There were women, they were there, I knew them, their families put them in institutions, they were given electric shock. In the ’50s if you were male you could be a rebel, but if you were female your families had you locked up. There were cases, I knew them, someday someone will write about them. Gregory Corso
Found here, with the full text below. I am pleased that numbers 8, 2, and 1 are on the list because I read them and liked all three. I reviewed number 1 here. And I read another of Donald Miller‘s books, Blue Like Jazz but not the one listed at number 10. But isn’t Peter Matthiessen’s, The Snow Leopard (1978) missing? Or is it considered a non-fiction nature book rather than a travel novel? Continue reading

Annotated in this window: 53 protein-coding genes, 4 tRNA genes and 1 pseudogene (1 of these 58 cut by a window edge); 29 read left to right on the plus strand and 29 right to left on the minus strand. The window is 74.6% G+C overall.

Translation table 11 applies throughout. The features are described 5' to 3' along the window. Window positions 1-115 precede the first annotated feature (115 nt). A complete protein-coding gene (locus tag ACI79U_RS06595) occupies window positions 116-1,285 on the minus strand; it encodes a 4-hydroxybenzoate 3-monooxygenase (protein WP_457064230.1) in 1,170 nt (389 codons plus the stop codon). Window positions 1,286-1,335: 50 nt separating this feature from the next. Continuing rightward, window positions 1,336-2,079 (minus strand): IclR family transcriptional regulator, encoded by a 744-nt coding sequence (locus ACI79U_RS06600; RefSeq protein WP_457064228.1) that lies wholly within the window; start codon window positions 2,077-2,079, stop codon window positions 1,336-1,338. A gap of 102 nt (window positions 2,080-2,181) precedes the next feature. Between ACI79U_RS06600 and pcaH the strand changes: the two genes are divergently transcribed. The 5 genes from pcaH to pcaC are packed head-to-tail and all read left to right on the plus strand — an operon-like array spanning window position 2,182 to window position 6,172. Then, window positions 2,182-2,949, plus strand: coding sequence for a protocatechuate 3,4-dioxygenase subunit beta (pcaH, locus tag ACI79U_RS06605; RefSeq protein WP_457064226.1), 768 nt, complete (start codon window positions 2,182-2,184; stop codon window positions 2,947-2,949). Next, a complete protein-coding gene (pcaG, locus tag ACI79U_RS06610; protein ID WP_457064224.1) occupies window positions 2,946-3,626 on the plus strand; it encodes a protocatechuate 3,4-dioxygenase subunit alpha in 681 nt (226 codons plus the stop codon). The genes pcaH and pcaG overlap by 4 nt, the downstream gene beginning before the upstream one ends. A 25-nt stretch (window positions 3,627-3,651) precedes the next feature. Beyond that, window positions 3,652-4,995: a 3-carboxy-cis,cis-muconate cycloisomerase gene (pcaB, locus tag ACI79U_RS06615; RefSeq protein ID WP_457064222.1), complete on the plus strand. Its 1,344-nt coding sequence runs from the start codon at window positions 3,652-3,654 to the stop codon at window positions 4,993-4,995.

The Dharma Bums, by Jack Kerouac (1922-1969), published 1958
The Dharma Bums was published a year after Kerouac’s more famous novel, On the Road. I read them both in the 1960’s and remember his free-flowing writing style and his general enthusiasm but with On the Road I couldn’t understand what all the fuss was about. It may have been a seminal work but being original doesn’t necessarily mean it is engaging. Lacking confidence, I assumed it was my fault. I read it again in the mid 1980’s and, with confidence, understood less “what all the fuss was about.” I recalled that I had liked The Dharma Bums better—way back then—but I couldn’t remember why. So after forty some years, I revisited it.